There are scenes of rain and water throughout the film. Can you discuss why you included them?
In therapy, water imagery is emotional overflow; it's called flooding. And water imagery is always associated with an excess of emotion. It teases out what we learn about her backstory while also keeping viewers intrigued about what is going on with her. It comes out in her more private moments, where she is contemplating a photo, or having an experience on her own. This idea that something is brewing inside of her and getting strong as the movie goes along. I like when a movie has an abstract set of images because it allows you to access more of the fairy tale and mythic quality. The burden of what she has to deal with and carry just by existing is what we wanted to express. To me, that makes what she does, so much more courageous. She is still striving, given everything she has experienced, to make the world work the way she hopes it could work.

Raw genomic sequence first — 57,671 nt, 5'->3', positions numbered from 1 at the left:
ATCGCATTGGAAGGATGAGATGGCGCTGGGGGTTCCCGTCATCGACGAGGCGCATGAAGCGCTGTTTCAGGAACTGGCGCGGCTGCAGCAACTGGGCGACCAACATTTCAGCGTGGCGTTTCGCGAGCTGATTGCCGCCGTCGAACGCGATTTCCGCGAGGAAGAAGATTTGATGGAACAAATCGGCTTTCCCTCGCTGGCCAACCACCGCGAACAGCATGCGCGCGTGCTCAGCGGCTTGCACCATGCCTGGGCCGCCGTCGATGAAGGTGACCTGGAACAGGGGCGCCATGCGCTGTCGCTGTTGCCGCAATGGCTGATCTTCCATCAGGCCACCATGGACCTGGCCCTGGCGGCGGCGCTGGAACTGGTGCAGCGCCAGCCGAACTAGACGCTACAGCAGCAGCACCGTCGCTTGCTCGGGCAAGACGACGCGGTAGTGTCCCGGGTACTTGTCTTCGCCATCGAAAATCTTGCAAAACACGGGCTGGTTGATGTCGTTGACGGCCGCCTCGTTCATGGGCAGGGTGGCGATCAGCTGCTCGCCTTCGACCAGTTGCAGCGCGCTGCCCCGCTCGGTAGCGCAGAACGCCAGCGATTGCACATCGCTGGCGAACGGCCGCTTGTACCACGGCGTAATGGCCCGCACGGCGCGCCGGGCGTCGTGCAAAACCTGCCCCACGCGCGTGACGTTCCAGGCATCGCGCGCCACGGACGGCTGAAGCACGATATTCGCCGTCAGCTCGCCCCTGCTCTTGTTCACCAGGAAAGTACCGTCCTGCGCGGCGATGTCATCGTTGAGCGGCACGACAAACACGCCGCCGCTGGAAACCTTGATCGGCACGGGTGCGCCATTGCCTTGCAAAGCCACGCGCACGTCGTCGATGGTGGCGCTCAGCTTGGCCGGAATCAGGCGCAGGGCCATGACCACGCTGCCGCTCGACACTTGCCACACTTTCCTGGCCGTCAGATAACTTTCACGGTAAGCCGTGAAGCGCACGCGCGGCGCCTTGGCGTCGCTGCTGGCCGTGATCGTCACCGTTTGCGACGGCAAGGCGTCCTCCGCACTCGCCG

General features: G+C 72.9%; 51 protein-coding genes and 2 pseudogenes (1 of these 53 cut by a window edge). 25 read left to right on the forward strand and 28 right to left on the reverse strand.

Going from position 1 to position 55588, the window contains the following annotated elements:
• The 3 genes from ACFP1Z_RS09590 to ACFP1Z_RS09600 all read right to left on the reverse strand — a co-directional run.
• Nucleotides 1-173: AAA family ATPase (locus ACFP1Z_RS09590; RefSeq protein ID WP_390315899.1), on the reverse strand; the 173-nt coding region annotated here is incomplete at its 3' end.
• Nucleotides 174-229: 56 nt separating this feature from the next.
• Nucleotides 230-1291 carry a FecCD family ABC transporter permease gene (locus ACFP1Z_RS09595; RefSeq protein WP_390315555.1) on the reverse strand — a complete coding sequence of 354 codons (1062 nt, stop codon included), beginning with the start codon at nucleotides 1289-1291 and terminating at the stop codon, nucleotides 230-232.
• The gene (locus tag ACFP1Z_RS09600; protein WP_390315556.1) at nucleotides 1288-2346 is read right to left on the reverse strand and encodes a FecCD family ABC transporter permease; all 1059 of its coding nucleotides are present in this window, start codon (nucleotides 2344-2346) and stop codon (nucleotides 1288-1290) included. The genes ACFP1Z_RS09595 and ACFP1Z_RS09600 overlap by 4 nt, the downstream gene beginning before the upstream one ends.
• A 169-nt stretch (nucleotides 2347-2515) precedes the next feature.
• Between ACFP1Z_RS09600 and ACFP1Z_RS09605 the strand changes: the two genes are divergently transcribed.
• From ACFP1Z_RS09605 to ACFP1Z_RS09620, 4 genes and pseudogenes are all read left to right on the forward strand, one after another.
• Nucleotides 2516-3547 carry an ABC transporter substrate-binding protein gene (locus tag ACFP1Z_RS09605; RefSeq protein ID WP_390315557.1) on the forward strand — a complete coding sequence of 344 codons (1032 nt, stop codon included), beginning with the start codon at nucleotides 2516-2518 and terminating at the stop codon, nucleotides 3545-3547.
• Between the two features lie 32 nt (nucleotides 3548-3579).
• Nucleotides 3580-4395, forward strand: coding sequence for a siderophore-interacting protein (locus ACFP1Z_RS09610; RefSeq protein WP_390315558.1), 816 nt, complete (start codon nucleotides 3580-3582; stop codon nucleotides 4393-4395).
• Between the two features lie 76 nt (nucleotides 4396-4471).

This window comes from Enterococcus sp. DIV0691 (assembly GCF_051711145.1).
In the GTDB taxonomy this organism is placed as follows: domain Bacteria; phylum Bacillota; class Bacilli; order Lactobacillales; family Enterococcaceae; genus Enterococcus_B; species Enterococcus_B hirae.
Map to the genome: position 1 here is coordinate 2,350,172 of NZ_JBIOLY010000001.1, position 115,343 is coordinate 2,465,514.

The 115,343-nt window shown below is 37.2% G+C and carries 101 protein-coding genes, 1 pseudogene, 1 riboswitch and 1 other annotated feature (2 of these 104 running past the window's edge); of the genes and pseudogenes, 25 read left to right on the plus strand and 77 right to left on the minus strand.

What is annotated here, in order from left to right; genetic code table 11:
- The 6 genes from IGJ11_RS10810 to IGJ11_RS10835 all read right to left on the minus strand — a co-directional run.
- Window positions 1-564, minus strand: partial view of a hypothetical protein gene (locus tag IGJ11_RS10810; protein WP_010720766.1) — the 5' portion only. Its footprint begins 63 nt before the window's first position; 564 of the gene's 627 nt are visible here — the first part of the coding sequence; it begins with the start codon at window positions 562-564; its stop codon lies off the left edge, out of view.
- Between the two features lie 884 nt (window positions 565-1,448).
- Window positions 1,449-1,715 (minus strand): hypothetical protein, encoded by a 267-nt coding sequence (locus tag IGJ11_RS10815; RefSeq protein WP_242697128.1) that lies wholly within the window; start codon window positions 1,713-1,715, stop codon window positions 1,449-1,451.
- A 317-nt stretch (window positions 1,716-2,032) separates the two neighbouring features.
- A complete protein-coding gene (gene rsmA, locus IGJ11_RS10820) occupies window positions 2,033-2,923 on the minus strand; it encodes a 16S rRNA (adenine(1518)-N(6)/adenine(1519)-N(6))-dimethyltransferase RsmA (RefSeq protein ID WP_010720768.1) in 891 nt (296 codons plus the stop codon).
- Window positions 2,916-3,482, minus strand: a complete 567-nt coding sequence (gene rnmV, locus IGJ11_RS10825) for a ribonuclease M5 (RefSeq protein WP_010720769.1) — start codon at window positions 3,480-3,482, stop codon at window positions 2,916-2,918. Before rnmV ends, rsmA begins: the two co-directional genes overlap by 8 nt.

Want a daily wrap-up of all the news and commentary Salon has to offer? Subscribe to our morning newsletter, Crash Course.
The film asks a very pointed question: How much do you choose to be the person you are? What is your response?
That is about as clear a statement of the question of the movie as occurs. I think every day about these cycles or ours — personal, national, and social — cycles we seem to be stuck in because we refuse to be honest about our own history. Is there a way to interrupt these cycles that we seem to keep returning to? That is the challenge of the movie. We made the movie to provoke that conversation. We hope by asking those questions, we allow people to contemplate those things. That is the thing that continues to trouble us.
"God's Country" is in theaters Friday, Sept. 16. Watch a trailer via YouTube.
interviews by Gary Kramer